Kafe Knesset for June 23

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Just in time for Shabbat… Religious issues are on everyone’s lips today, with Haredi parties threatening the coalition’s stability over the Western Wall and conversions.

United Torah Judaism and Shas plan to present a Kotel-related resolution at Sunday’s cabinet meeting. The resolution would cancel the cabinet decision to expand the egalitarian section at the southern end of the Western Wall and giving it a government imprimatur. The original resolution determined that a large, state-recognized egalitarian section would be created at the southern end of the Western Wall, would be accessible from the main Western Wall complex and would be run by a board including progressive Jewish representatives and those of the Women of the Wall organization. The Haredi parties always opposed the original decision, and implementation has been kept on ice for that very reason. Now, the Haredi parties say, non-implementation isn’t enough – it has to be repealed. The reason they want to do it on Sunday, is because Monday is when the Reform and Conservative movements have their day before the High Court of Justice. By Monday, the State has to respond to the Reform and Conservative petitions against it for not implementing the Kotel compromise. The Haredi parties want to avoid a court order requiring the government to start constructing the expanded prayer platform. Well placed sources with knowledge of the efforts to implement the original plan acknowledged on Thursday that Prime Minister Benjamin Netanyahu is opposed to repealing the agreement, but is nonetheless trying to appease his Haredi coalition partners. It is possible that the Netanyahu will agree to a resolution formally suspending implementation of the agreement, although leaders of the progressive Jewish denominations say they will oppose any formulation that permanently scuttles the agreement. The Prime Minister’s Office did not respond to a request for comment as to whether Netanyahu will allow a resolution repealing or suspending the Western Wall agreement to be passed.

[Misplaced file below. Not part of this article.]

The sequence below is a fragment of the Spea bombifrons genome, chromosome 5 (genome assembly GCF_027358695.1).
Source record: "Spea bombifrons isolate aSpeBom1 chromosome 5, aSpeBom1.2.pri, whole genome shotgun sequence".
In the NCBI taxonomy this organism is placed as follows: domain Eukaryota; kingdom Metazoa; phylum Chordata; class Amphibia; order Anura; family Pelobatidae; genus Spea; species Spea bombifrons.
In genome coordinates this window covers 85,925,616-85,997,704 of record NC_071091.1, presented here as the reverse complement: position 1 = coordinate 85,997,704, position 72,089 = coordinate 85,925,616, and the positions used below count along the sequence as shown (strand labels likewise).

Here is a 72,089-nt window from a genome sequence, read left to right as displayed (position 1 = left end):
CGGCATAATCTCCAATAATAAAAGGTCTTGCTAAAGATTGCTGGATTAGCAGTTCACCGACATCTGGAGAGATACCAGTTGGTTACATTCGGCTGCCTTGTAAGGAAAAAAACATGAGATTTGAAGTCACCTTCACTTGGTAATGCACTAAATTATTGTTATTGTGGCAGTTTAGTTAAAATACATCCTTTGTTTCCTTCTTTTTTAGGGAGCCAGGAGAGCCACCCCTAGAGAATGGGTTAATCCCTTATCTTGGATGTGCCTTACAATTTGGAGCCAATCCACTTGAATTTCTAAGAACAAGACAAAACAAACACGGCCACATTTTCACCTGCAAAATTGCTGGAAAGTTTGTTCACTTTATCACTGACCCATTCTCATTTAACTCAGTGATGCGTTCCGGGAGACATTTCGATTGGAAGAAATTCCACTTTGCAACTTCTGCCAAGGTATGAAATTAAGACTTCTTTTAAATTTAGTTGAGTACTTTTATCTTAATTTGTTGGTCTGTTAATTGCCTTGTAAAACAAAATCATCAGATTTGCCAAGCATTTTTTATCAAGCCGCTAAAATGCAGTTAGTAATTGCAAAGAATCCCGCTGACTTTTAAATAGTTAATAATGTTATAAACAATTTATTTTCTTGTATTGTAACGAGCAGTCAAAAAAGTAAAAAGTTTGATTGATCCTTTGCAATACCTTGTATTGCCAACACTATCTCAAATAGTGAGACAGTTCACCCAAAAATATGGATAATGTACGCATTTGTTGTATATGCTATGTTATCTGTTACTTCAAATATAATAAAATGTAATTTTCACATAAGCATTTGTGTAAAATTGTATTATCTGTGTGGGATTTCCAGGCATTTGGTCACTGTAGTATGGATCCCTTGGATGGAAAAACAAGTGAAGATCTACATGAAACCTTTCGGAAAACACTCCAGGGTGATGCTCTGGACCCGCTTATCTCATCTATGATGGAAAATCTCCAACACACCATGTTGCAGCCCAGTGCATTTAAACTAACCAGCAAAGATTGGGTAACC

Meanwhile, conversions are back on center stage. A proposed bill giving the Chief Rabbinate the sole authority over conversions led Jewish Agency Chairman Natan Sharansky to ask Prime Minister Benjamin Netanyahu to take action, according to a report in The Jerusalem Post. The bill states that only conversions recognized by the Chief Rabbinate will make someone qualified under the Law of Return. This bill means that people who converted under the auspices of the Reform or Conservative movements, or even under Orthodox rabbis that the Chief Rabbinate does not approve, would not be able to make Aliya. Sharansky’s criticism comes ahead of next week’s Jewish Agency board meeting, with Jewish communal leaders arriving in Israel. The Shas bill is on the agenda for Sunday’s Ministerial Committee for Legislation meeting.

Crisis averted: There was almost another crisis with the Haredi parties about Shabbat, which was worked out Thursday night after representatives of the Haredi parties and the relevant government ministries came to new agreements over the issue. Shas and UTJ were upset about state infrastructure maintenance and construction set to take place on the Sabbath. In a meeting between Netanyahu, Transportation Minister Israel Katz, Labor and Welfare Minister Haim Katz, Interior Minister and Shas chairman Arye Deri, Health Minister and UTJ chairman Ya’acov Litzman and senior UTJ MK Moshe Gafni at the Prime Minister’s Office, it was agreed that greater efforts would be made to prevent maintenance and construction work on state infrastructure from being carried out on the Sabbath.

Labor race narrows: The seemingly infinite amount of candidates in the Labor leadership primary went down by one today, leaving only eight. Amiram Levin – who happens to be Netanyahu’s former IDF commander – dropped out and is backing Avi Gabbay, the former environmental protection minister from Kulanu. Gabbay quit last year when Avigdor Liberman was appointed Defense Minister. Gabbay is also the winner of a Twitter poll on the election, which Channel 2 reporter Amit Segal organized. Gabbay won with 35% of the vote – but Twitter only allows four options and plenty of non-Labor members surely took the poll, so take it with a grain of salt.

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